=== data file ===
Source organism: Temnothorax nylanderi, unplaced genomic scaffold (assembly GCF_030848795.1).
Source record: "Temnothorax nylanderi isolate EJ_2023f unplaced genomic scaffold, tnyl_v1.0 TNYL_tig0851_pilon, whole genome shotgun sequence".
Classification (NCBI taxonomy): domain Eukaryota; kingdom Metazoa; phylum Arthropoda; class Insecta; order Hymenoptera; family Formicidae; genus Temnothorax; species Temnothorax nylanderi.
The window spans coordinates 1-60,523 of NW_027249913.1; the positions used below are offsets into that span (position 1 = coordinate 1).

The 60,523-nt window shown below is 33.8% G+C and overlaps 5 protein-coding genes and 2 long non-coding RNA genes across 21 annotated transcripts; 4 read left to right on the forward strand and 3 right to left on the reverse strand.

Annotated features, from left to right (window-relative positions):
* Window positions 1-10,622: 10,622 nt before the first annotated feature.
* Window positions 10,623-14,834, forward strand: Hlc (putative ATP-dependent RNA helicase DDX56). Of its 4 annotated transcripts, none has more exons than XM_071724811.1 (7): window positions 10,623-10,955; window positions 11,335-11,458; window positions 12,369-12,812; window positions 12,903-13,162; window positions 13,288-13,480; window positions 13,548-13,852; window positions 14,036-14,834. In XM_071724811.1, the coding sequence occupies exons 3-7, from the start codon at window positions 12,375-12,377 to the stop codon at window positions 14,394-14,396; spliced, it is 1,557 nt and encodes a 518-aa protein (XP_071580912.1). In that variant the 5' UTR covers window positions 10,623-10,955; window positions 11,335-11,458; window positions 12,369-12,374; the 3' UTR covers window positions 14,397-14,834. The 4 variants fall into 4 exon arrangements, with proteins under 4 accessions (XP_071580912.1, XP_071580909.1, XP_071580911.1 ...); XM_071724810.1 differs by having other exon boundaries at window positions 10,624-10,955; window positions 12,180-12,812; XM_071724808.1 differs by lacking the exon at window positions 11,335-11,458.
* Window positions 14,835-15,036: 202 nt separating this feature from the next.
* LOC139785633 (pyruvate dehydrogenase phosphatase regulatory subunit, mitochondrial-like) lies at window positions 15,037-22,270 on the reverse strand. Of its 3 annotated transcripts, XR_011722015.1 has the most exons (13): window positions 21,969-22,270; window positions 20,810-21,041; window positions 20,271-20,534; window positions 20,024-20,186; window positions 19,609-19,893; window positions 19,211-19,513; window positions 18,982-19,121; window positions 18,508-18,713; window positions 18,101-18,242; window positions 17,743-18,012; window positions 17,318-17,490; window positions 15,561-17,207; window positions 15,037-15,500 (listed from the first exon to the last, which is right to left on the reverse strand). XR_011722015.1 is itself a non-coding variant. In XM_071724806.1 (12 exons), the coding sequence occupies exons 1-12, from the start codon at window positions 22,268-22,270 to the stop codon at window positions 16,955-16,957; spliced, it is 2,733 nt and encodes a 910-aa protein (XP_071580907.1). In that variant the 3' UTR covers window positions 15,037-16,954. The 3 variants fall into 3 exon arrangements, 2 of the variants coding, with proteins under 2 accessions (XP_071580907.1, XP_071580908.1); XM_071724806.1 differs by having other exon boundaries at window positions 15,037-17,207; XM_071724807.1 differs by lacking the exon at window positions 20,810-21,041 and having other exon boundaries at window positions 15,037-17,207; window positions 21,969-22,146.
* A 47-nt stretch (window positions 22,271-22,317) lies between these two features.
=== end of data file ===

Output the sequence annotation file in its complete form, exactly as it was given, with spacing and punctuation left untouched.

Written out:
Source organism: Temnothorax nylanderi, unplaced genomic scaffold (assembly GCF_030848795.1).
Source record: "Temnothorax nylanderi isolate EJ_2023f unplaced genomic scaffold, tnyl_v1.0 TNYL_tig0851_pilon, whole genome shotgun sequence".
Classification (NCBI taxonomy): domain Eukaryota; kingdom Metazoa; phylum Arthropoda; class Insecta; order Hymenoptera; family Formicidae; genus Temnothorax; species Temnothorax nylanderi.
The window spans coordinates 1-60,523 of NW_027249913.1; the positions used below are offsets into that span (position 1 = coordinate 1).

The 60,523-nt window shown below is 33.8% G+C and overlaps 5 protein-coding genes and 2 long non-coding RNA genes across 21 annotated transcripts; 4 read left to right on the forward strand and 3 right to left on the reverse strand.

Annotated features, from left to right (window-relative positions):
* Window positions 1-10,622: 10,622 nt before the first annotated feature.
* Window positions 10,623-14,834, forward strand: Hlc (putative ATP-dependent RNA helicase DDX56). Of its 4 annotated transcripts, none has more exons than XM_071724811.1 (7): window positions 10,623-10,955; window positions 11,335-11,458; window positions 12,369-12,812; window positions 12,903-13,162; window positions 13,288-13,480; window positions 13,548-13,852; window positions 14,036-14,834. In XM_071724811.1, the coding sequence occupies exons 3-7, from the start codon at window positions 12,375-12,377 to the stop codon at window positions 14,394-14,396; spliced, it is 1,557 nt and encodes a 518-aa protein (XP_071580912.1). In that variant the 5' UTR covers window positions 10,623-10,955; window positions 11,335-11,458; window positions 12,369-12,374; the 3' UTR covers window positions 14,397-14,834. The 4 variants fall into 4 exon arrangements, with proteins under 4 accessions (XP_071580912.1, XP_071580909.1, XP_071580911.1 ...); XM_071724810.1 differs by having other exon boundaries at window positions 10,624-10,955; window positions 12,180-12,812; XM_071724808.1 differs by lacking the exon at window positions 11,335-11,458.
* Window positions 14,835-15,036: 202 nt separating this feature from the next.
* LOC139785633 (pyruvate dehydrogenase phosphatase regulatory subunit, mitochondrial-like) lies at window positions 15,037-22,270 on the reverse strand. Of its 3 annotated transcripts, XR_011722015.1 has the most exons (13): window positions 21,969-22,270; window positions 20,810-21,041; window positions 20,271-20,534; window positions 20,024-20,186; window positions 19,609-19,893; window positions 19,211-19,513; window positions 18,982-19,121; window positions 18,508-18,713; window positions 18,101-18,242; window positions 17,743-18,012; window positions 17,318-17,490; window positions 15,561-17,207; window positions 15,037-15,500 (listed from the first exon to the last, which is right to left on the reverse strand). XR_011722015.1 is itself a non-coding variant. In XM_071724806.1 (12 exons), the coding sequence occupies exons 1-12, from the start codon at window positions 22,268-22,270 to the stop codon at window positions 16,955-16,957; spliced, it is 2,733 nt and encodes a 910-aa protein (XP_071580907.1). In that variant the 3' UTR covers window positions 15,037-16,954. The 3 variants fall into 3 exon arrangements, 2 of the variants coding, with proteins under 2 accessions (XP_071580907.1, XP_071580908.1); XM_071724806.1 differs by having other exon boundaries at window positions 15,037-17,207; XM_071724807.1 differs by lacking the exon at window positions 20,810-21,041 and having other exon boundaries at window positions 15,037-17,207; window positions 21,969-22,146.
* A 47-nt stretch (window positions 22,271-22,317) lies between these two features.